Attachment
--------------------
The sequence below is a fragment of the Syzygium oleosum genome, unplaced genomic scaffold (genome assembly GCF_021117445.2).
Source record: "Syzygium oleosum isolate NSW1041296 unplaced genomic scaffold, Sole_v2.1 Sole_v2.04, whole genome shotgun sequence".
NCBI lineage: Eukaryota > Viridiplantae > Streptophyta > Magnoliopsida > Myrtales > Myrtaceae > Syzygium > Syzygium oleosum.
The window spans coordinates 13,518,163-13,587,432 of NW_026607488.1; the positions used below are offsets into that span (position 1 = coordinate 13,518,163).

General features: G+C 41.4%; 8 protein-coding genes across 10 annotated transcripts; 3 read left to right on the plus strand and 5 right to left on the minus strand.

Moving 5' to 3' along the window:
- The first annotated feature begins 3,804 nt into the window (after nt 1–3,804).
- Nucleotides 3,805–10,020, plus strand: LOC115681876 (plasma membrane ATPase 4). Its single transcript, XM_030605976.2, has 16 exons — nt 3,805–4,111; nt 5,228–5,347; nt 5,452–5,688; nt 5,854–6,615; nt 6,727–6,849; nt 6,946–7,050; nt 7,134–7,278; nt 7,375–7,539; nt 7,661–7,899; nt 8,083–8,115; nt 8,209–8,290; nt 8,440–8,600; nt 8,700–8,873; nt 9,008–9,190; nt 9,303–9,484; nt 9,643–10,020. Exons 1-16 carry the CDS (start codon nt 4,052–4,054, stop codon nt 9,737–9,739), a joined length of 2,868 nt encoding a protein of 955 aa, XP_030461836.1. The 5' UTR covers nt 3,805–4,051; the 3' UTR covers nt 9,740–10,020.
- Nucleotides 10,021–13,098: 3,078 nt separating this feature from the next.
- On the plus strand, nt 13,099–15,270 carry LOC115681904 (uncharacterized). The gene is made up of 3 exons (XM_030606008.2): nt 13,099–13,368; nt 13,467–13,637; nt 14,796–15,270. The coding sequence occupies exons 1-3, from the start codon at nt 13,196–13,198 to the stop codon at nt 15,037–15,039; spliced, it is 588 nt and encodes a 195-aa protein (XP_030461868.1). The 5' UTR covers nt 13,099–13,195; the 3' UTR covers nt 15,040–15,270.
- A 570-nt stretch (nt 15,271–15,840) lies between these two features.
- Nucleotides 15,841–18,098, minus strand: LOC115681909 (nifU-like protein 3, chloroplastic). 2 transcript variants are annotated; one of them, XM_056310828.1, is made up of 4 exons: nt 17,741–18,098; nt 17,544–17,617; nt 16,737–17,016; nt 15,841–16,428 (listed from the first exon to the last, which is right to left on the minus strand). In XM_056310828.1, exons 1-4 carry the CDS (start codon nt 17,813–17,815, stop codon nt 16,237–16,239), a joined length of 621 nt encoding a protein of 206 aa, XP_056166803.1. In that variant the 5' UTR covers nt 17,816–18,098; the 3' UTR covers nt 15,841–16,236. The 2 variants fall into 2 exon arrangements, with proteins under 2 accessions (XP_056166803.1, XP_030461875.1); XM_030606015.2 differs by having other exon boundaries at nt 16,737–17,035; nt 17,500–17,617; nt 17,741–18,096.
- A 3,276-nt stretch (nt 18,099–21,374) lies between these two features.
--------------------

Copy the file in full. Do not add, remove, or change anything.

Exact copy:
The sequence below is a fragment of the Syzygium oleosum genome, unplaced genomic scaffold (genome assembly GCF_021117445.2).
Source record: "Syzygium oleosum isolate NSW1041296 unplaced genomic scaffold, Sole_v2.1 Sole_v2.04, whole genome shotgun sequence".
NCBI lineage: Eukaryota > Viridiplantae > Streptophyta > Magnoliopsida > Myrtales > Myrtaceae > Syzygium > Syzygium oleosum.
The window spans coordinates 13,518,163-13,587,432 of NW_026607488.1; the positions used below are offsets into that span (position 1 = coordinate 13,518,163).

General features: G+C 41.4%; 8 protein-coding genes across 10 annotated transcripts; 3 read left to right on the plus strand and 5 right to left on the minus strand.

Moving 5' to 3' along the window:
- The first annotated feature begins 3,804 nt into the window (after nt 1–3,804).
- Nucleotides 3,805–10,020, plus strand: LOC115681876 (plasma membrane ATPase 4). Its single transcript, XM_030605976.2, has 16 exons — nt 3,805–4,111; nt 5,228–5,347; nt 5,452–5,688; nt 5,854–6,615; nt 6,727–6,849; nt 6,946–7,050; nt 7,134–7,278; nt 7,375–7,539; nt 7,661–7,899; nt 8,083–8,115; nt 8,209–8,290; nt 8,440–8,600; nt 8,700–8,873; nt 9,008–9,190; nt 9,303–9,484; nt 9,643–10,020. Exons 1-16 carry the CDS (start codon nt 4,052–4,054, stop codon nt 9,737–9,739), a joined length of 2,868 nt encoding a protein of 955 aa, XP_030461836.1. The 5' UTR covers nt 3,805–4,051; the 3' UTR covers nt 9,740–10,020.
- Nucleotides 10,021–13,098: 3,078 nt separating this feature from the next.
- On the plus strand, nt 13,099–15,270 carry LOC115681904 (uncharacterized). The gene is made up of 3 exons (XM_030606008.2): nt 13,099–13,368; nt 13,467–13,637; nt 14,796–15,270. The coding sequence occupies exons 1-3, from the start codon at nt 13,196–13,198 to the stop codon at nt 15,037–15,039; spliced, it is 588 nt and encodes a 195-aa protein (XP_030461868.1). The 5' UTR covers nt 13,099–13,195; the 3' UTR covers nt 15,040–15,270.
- A 570-nt stretch (nt 15,271–15,840) lies between these two features.
- Nucleotides 15,841–18,098, minus strand: LOC115681909 (nifU-like protein 3, chloroplastic). 2 transcript variants are annotated; one of them, XM_056310828.1, is made up of 4 exons: nt 17,741–18,098; nt 17,544–17,617; nt 16,737–17,016; nt 15,841–16,428 (listed from the first exon to the last, which is right to left on the minus strand). In XM_056310828.1, exons 1-4 carry the CDS (start codon nt 17,813–17,815, stop codon nt 16,237–16,239), a joined length of 621 nt encoding a protein of 206 aa, XP_056166803.1. In that variant the 5' UTR covers nt 17,816–18,098; the 3' UTR covers nt 15,841–16,236. The 2 variants fall into 2 exon arrangements, with proteins under 2 accessions (XP_056166803.1, XP_030461875.1); XM_030606015.2 differs by having other exon boundaries at nt 16,737–17,035; nt 17,500–17,617; nt 17,741–18,096.
- A 3,276-nt stretch (nt 18,099–21,374) lies between these two features.